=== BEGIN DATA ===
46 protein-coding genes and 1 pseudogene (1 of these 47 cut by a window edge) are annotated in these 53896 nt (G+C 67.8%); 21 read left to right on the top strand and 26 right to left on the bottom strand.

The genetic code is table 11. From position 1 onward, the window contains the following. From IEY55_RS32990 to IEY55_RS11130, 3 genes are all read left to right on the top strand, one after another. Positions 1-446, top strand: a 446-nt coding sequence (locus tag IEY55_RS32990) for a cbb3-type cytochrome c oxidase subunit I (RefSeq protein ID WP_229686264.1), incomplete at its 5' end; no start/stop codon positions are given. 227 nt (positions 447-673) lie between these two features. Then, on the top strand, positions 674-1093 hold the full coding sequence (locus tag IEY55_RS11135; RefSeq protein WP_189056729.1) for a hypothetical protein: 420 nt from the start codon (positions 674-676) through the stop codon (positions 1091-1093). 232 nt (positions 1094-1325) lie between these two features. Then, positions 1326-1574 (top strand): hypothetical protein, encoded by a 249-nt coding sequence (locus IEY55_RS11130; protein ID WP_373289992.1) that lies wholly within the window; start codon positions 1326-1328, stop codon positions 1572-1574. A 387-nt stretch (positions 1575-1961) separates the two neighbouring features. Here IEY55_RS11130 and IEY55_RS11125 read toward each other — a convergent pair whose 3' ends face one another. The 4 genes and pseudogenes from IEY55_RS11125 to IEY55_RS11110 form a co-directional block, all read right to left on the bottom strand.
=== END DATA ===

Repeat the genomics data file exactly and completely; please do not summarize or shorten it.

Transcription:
46 protein-coding genes and 1 pseudogene (1 of these 47 cut by a window edge) are annotated in these 53896 nt (G+C 67.8%); 21 read left to right on the top strand and 26 right to left on the bottom strand.

The genetic code is table 11. From position 1 onward, the window contains the following. From IEY55_RS32990 to IEY55_RS11130, 3 genes are all read left to right on the top strand, one after another. Positions 1-446, top strand: a 446-nt coding sequence (locus tag IEY55_RS32990) for a cbb3-type cytochrome c oxidase subunit I (RefSeq protein ID WP_229686264.1), incomplete at its 5' end; no start/stop codon positions are given. 227 nt (positions 447-673) lie between these two features. Then, on the top strand, positions 674-1093 hold the full coding sequence (locus tag IEY55_RS11135; RefSeq protein WP_189056729.1) for a hypothetical protein: 420 nt from the start codon (positions 674-676) through the stop codon (positions 1091-1093). 232 nt (positions 1094-1325) lie between these two features. Then, positions 1326-1574 (top strand): hypothetical protein, encoded by a 249-nt coding sequence (locus IEY55_RS11130; protein ID WP_373289992.1) that lies wholly within the window; start codon positions 1326-1328, stop codon positions 1572-1574. A 387-nt stretch (positions 1575-1961) separates the two neighbouring features. Here IEY55_RS11130 and IEY55_RS11125 read toward each other — a convergent pair whose 3' ends face one another. The 4 genes and pseudogenes from IEY55_RS11125 to IEY55_RS11110 form a co-directional block, all read right to left on the bottom strand.